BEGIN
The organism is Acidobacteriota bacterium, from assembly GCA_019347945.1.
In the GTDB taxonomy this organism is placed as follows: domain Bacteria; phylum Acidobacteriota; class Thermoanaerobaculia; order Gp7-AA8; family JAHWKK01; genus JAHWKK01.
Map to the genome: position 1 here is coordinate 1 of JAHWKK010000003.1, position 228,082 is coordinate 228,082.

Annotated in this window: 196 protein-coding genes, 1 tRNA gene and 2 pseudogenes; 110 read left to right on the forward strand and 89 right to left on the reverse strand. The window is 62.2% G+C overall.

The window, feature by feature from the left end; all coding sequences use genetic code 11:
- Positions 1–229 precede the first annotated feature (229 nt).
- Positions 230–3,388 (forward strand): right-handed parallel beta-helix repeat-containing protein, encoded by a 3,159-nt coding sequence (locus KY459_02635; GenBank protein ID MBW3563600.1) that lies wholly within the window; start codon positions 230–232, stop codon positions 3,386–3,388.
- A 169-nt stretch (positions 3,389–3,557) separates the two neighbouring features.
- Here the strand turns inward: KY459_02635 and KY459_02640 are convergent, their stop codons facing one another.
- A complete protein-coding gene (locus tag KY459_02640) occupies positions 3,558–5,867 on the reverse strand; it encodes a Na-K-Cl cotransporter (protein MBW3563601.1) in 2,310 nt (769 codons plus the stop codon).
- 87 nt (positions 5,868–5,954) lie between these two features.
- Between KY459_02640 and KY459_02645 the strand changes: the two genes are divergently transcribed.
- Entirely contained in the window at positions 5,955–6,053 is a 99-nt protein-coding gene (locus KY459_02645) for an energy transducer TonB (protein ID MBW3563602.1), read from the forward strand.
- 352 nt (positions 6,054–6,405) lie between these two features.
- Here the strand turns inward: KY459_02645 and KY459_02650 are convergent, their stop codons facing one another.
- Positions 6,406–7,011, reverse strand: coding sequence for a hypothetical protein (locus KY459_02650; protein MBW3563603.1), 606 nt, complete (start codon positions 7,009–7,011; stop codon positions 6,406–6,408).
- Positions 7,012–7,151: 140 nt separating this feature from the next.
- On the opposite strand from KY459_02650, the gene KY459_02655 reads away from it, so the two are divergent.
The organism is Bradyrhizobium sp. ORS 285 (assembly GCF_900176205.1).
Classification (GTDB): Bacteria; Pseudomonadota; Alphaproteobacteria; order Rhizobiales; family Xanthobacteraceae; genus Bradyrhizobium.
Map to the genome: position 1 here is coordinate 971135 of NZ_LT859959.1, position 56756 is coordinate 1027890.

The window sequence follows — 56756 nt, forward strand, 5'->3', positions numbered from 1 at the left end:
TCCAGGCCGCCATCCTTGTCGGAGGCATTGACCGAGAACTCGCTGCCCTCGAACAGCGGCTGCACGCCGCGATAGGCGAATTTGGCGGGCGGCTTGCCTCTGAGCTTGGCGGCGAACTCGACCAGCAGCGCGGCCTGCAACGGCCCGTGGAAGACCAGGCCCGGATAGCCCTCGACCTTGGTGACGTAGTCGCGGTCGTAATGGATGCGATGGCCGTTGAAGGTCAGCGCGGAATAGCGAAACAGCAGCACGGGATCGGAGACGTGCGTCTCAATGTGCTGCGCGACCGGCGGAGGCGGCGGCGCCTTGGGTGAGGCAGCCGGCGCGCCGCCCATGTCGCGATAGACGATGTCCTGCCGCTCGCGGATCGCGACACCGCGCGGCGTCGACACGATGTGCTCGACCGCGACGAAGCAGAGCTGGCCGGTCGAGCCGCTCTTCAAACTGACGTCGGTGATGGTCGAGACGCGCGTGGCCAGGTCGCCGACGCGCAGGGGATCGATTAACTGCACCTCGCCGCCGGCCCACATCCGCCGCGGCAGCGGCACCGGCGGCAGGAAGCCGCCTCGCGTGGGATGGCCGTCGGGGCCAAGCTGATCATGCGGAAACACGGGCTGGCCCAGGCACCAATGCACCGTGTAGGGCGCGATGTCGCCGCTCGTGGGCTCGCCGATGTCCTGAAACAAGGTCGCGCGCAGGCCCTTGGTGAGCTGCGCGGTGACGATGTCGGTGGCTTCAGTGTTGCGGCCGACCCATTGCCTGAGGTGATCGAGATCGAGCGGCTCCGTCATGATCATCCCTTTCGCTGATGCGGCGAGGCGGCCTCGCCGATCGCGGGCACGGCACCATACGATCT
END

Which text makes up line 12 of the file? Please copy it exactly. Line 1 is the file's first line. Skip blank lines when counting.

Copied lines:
- Between KY459_02640 and KY459_02645 the strand changes: the two genes are divergently transcribed.